Costuming and setting in the film match the era nicely, and despite my lack of knowledge on the subject of early 19th century fashion, I was able to notice that the Bennet family did not dress as sharply as their compatriots without that distinction seeming overly obvious. This is more a credit to the costumers than the lavish or avant-garde clothing found in many other films. Everything felt right. The same goes for lighting and scenery as a whole.

On account of the slow setup described at the beginning of this review, Pride and Prejudice finishes strongly and profoundly, addressing romance on a very different level than other films. This movie affirms that the expression and portrayal of love need not automatically involve physicality. In fact, the lack of physical intimacy enhances the impact of the film. I find that immensely refreshing.

Go rent this movie. I should add that I imagine that most men would prefer to be drowned in burning gasoline than see a film like this, but if you do not fall into that category, check it out. You won't be disappointed.

Posted by Andy at 12:31 AM | Comments (1)

March 30, 2006

Star Wars: Episode III

As I type, I am listening to the closing credits music from Star Wars: Episode III, Revenge of the Sith. I selected this as my second Netflix film to see what all the fuss was about. As far as I can tell, it's about pretty graphics.

Some good things - As I just suggested, the graphical work in this movie is incredible. Scenery, droids, ships, you name it, it is well animated and life-like. Similarly, the fight sequences are well choreographed and, with possibly a few exceptions, exciting and not too lengthy so as to become tiresome. I do take issue with the choreographers' decision to wield light sabers with muscle instead of precision at times. It just makes no sense for a weightless weapon to be handled like a Scottish claymore when it is evident that no force at all is required to shatter glass, slice off the wing of a ship, or slay an opponent. That said, this does not diminish the excitement or artistry of combat scenes all that much.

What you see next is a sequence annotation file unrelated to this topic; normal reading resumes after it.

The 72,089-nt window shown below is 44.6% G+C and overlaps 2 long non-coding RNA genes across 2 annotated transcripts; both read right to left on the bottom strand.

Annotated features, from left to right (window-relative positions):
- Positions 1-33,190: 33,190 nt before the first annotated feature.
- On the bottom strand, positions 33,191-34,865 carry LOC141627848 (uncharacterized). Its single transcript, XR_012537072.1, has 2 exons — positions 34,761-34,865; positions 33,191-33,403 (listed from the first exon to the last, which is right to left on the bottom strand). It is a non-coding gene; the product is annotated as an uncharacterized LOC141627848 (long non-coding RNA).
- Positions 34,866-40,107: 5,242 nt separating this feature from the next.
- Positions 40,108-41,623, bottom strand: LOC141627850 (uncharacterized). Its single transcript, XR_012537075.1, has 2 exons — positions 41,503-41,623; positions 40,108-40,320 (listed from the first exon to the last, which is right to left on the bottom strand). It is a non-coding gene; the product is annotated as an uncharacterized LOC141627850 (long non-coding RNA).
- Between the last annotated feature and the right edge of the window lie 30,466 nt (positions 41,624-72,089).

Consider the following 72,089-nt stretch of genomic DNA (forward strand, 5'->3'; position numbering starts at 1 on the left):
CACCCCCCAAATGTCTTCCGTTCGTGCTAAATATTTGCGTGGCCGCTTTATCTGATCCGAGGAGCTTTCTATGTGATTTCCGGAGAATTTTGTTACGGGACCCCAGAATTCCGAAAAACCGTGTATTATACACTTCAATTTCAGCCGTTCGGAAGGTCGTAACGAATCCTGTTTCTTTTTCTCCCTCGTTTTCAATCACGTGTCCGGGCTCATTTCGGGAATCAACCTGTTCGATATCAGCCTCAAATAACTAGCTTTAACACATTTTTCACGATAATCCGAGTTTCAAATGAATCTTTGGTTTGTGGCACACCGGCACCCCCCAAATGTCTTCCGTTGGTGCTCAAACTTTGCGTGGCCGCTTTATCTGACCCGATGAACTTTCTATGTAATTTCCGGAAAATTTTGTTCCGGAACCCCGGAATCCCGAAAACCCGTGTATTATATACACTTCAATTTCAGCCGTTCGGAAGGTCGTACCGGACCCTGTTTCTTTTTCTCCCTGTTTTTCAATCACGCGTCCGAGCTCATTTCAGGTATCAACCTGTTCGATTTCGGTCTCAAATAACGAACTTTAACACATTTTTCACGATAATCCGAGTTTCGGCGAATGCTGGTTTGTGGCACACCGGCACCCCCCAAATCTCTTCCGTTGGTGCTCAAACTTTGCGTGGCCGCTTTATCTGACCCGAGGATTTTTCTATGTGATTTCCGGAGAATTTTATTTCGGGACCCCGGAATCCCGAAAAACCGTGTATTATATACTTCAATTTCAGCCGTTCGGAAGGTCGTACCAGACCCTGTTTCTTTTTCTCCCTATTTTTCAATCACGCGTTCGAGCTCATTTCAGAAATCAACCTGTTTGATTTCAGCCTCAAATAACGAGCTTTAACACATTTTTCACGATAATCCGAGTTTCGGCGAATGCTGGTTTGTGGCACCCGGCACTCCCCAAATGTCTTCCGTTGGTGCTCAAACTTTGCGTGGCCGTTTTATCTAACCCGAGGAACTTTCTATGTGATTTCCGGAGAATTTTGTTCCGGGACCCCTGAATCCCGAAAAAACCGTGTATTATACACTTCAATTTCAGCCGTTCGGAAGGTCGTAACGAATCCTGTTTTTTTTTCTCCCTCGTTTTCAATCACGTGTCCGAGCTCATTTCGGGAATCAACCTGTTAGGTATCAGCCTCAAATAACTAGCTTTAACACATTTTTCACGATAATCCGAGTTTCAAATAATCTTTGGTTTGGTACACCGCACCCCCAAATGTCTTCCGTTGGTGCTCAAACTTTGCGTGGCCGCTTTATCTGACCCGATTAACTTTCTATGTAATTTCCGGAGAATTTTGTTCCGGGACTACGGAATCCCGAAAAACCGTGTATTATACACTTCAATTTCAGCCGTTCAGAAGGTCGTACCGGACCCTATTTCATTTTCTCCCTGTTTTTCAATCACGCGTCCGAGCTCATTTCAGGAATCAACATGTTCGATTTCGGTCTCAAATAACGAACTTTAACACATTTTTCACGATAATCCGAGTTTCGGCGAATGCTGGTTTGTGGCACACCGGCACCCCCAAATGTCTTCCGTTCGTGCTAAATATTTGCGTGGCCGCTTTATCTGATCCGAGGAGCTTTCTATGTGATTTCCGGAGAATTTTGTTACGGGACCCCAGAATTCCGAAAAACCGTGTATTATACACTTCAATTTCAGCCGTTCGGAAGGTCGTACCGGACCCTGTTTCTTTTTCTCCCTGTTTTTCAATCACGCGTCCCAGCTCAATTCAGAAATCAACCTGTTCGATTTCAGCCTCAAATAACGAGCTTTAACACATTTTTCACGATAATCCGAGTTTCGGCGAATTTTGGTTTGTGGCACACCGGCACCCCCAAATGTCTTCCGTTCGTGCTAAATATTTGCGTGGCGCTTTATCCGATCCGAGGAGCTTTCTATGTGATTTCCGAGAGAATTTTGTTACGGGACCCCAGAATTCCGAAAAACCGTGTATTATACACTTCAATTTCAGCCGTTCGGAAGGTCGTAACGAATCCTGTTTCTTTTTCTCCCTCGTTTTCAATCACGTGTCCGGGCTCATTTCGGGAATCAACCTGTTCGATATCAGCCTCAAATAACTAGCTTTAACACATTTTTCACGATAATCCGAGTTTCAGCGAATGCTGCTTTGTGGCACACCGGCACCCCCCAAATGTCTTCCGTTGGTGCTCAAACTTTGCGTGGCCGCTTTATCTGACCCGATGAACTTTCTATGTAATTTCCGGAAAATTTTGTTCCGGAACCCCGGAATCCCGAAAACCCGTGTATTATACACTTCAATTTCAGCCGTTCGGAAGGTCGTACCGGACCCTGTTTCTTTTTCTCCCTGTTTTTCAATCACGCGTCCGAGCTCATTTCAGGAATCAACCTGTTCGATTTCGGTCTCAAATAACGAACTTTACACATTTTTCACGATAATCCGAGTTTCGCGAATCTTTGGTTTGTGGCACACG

The use of black and white in the film, while not surprising given the theme, does have the intended effect later in the movie. I feel that perhaps black was used a bit too early, but again, I am nitpicking. Lighting and color are, on the whole, first rate.

Unfortunately, all this movie has going for it is the huge budget and well orchestrated fight choreography. As was the case with the last film in the series, Episode III suffers from a case of too much poorly written dialogue delivered by actors seemingly reading off of a teleprompter, perhaps displaying their lines in Spanish. Alternatively, the "writers" may have written the script during filming. One way or another, every line in this film feels contrived and freshly read off of a paper copy. The few lines that should pack a punch fall flat on account of bad timing and emotionless acting. One wonders if any direction or character motivation was given to any of the actors, some of whom have well deserved good reputations.

Had this film been designed as a pure action film, I would have little complaint. After all, acting is secondary in such a film, and dialogue exists only to set up further action sequences and suspend disbelief just enough for the viewer to forget about it when the shooting and hand-to-hand combat begins. Star Wars, however, seemingly tries to bridge an artistic gap without putting in any of the work required to make it successful. As a result, everything appears unbelievable and contrived despite an intentionally simplistic plot, which takes much of the starch out of the action sequences and good vs. evil showdowns.